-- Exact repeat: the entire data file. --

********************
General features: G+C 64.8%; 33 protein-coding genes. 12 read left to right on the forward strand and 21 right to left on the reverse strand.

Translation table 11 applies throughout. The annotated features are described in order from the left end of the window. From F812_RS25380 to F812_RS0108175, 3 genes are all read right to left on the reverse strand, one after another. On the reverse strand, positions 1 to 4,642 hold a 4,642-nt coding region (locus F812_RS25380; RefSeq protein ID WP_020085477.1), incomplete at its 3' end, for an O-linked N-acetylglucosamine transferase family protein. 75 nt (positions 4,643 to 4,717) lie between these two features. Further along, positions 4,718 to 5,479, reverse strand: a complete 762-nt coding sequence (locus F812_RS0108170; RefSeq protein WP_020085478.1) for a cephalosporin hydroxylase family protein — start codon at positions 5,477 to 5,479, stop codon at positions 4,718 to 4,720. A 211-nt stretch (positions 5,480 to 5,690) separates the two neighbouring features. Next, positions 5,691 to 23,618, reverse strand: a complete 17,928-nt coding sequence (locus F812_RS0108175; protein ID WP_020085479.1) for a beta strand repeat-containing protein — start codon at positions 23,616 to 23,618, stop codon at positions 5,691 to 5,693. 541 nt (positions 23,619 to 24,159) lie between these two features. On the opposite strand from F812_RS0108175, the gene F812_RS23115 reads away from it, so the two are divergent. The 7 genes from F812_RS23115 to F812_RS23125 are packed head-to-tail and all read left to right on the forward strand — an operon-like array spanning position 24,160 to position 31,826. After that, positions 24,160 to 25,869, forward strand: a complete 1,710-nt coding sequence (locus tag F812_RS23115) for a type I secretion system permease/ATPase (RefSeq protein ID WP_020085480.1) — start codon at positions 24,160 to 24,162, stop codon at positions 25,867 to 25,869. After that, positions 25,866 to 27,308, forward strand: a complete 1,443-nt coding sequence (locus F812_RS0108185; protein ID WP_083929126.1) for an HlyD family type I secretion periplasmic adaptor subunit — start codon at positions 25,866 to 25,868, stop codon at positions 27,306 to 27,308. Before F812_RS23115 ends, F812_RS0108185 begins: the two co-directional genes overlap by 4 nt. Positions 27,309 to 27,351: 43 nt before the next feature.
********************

General features: G+C 64.8%; 33 protein-coding genes. 12 read left to right on the forward strand and 21 right to left on the reverse strand.

Translation table 11 applies throughout. The annotated features are described in order from the left end of the window. From F812_RS25380 to F812_RS0108175, 3 genes are all read right to left on the reverse strand, one after another. On the reverse strand, positions 1 to 4,642 hold a 4,642-nt coding region (locus F812_RS25380; RefSeq protein ID WP_020085477.1), incomplete at its 3' end, for an O-linked N-acetylglucosamine transferase family protein. 75 nt (positions 4,643 to 4,717) lie between these two features. Further along, positions 4,718 to 5,479, reverse strand: a complete 762-nt coding sequence (locus F812_RS0108170; RefSeq protein WP_020085478.1) for a cephalosporin hydroxylase family protein — start codon at positions 5,477 to 5,479, stop codon at positions 4,718 to 4,720. A 211-nt stretch (positions 5,480 to 5,690) separates the two neighbouring features. Next, positions 5,691 to 23,618, reverse strand: a complete 17,928-nt coding sequence (locus F812_RS0108175; protein ID WP_020085479.1) for a beta strand repeat-containing protein — start codon at positions 23,616 to 23,618, stop codon at positions 5,691 to 5,693. 541 nt (positions 23,619 to 24,159) lie between these two features. On the opposite strand from F812_RS0108175, the gene F812_RS23115 reads away from it, so the two are divergent. The 7 genes from F812_RS23115 to F812_RS23125 are packed head-to-tail and all read left to right on the forward strand — an operon-like array spanning position 24,160 to position 31,826. After that, positions 24,160 to 25,869, forward strand: a complete 1,710-nt coding sequence (locus tag F812_RS23115) for a type I secretion system permease/ATPase (RefSeq protein ID WP_020085480.1) — start codon at positions 24,160 to 24,162, stop codon at positions 25,867 to 25,869. After that, positions 25,866 to 27,308, forward strand: a complete 1,443-nt coding sequence (locus F812_RS0108185; protein ID WP_083929126.1) for an HlyD family type I secretion periplasmic adaptor subunit — start codon at positions 25,866 to 25,868, stop codon at positions 27,306 to 27,308. Before F812_RS23115 ends, F812_RS0108185 begins: the two co-directional genes overlap by 4 nt. Positions 27,309 to 27,351: 43 nt before the next feature.